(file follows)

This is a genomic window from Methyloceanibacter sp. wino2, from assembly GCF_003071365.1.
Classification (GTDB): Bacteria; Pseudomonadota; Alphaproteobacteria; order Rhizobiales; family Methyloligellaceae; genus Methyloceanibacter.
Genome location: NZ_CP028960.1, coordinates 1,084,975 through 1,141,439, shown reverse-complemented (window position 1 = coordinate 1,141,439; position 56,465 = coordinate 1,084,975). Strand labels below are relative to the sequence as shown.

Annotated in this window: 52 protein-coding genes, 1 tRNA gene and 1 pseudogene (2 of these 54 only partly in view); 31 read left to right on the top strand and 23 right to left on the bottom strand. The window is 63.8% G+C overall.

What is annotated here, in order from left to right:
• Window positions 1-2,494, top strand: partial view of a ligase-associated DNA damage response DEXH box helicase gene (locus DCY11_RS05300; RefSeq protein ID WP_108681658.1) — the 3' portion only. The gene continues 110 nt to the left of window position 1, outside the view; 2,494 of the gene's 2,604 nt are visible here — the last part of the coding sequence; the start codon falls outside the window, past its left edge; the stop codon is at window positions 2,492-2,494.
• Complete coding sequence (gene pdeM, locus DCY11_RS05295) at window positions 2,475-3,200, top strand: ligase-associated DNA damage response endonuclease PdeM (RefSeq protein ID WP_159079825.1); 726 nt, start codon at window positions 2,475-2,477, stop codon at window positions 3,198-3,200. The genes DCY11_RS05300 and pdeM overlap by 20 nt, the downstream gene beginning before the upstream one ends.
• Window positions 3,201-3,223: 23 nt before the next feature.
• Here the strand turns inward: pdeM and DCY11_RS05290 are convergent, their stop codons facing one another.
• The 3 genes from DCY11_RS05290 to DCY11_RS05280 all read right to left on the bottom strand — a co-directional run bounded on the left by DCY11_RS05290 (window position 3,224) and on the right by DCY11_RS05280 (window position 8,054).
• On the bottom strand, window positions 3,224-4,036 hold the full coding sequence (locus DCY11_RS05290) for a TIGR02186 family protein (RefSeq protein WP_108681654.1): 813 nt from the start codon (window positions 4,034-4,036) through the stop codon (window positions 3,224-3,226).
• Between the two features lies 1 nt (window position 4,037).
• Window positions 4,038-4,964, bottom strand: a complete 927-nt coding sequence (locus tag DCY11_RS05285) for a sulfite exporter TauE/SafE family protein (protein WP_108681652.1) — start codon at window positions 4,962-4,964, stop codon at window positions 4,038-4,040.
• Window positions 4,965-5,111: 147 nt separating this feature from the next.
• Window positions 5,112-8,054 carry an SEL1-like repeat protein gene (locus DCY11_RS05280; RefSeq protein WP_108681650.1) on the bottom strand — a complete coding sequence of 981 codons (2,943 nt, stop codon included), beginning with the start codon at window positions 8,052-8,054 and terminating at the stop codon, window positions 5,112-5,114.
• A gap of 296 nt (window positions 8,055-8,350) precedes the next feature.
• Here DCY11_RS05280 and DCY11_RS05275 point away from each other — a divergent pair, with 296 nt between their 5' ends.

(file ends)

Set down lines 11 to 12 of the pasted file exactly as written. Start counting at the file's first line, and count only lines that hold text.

• On the bottom strand, window positions 3,224-4,036 hold the full coding sequence (locus DCY11_RS05290) for a TIGR02186 family protein (RefSeq protein WP_108681654.1): 813 nt from the start codon (window positions 4,034-4,036) through the stop codon (window positions 3,224-3,226).
• Between the two features lies 1 nt (window position 4,037).